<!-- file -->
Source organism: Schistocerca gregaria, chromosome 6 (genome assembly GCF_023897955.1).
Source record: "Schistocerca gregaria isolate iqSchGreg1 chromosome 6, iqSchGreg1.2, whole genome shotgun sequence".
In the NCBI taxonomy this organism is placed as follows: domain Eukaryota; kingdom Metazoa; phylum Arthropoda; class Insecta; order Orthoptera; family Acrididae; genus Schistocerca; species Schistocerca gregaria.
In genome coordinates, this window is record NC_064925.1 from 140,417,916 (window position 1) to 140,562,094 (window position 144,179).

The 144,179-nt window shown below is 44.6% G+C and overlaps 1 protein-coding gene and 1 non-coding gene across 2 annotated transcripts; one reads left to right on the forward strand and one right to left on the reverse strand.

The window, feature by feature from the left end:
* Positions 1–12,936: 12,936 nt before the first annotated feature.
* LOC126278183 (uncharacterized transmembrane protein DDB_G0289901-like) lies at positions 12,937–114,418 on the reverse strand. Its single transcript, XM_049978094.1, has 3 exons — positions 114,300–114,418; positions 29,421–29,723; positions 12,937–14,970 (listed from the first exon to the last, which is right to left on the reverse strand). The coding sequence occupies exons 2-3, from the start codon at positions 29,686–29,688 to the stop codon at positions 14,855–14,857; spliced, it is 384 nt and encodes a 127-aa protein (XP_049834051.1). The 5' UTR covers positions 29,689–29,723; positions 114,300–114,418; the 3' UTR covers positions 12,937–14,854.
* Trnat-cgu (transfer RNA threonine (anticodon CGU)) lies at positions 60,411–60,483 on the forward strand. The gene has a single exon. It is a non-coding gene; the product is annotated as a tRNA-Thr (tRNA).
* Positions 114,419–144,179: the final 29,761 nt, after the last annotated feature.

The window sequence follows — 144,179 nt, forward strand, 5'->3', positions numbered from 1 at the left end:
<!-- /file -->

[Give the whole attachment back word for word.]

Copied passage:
Source organism: Schistocerca gregaria, chromosome 6 (genome assembly GCF_023897955.1).
Source record: "Schistocerca gregaria isolate iqSchGreg1 chromosome 6, iqSchGreg1.2, whole genome shotgun sequence".
In the NCBI taxonomy this organism is placed as follows: domain Eukaryota; kingdom Metazoa; phylum Arthropoda; class Insecta; order Orthoptera; family Acrididae; genus Schistocerca; species Schistocerca gregaria.
In genome coordinates, this window is record NC_064925.1 from 140,417,916 (window position 1) to 140,562,094 (window position 144,179).

The 144,179-nt window shown below is 44.6% G+C and overlaps 1 protein-coding gene and 1 non-coding gene across 2 annotated transcripts; one reads left to right on the forward strand and one right to left on the reverse strand.

The window, feature by feature from the left end:
* Positions 1–12,936: 12,936 nt before the first annotated feature.
* LOC126278183 (uncharacterized transmembrane protein DDB_G0289901-like) lies at positions 12,937–114,418 on the reverse strand. Its single transcript, XM_049978094.1, has 3 exons — positions 114,300–114,418; positions 29,421–29,723; positions 12,937–14,970 (listed from the first exon to the last, which is right to left on the reverse strand). The coding sequence occupies exons 2-3, from the start codon at positions 29,686–29,688 to the stop codon at positions 14,855–14,857; spliced, it is 384 nt and encodes a 127-aa protein (XP_049834051.1). The 5' UTR covers positions 29,689–29,723; positions 114,300–114,418; the 3' UTR covers positions 12,937–14,854.
* Trnat-cgu (transfer RNA threonine (anticodon CGU)) lies at positions 60,411–60,483 on the forward strand. The gene has a single exon. It is a non-coding gene; the product is annotated as a tRNA-Thr (tRNA).
* Positions 114,419–144,179: the final 29,761 nt, after the last annotated feature.

The window sequence follows — 144,179 nt, forward strand, 5'->3', positions numbered from 1 at the left end: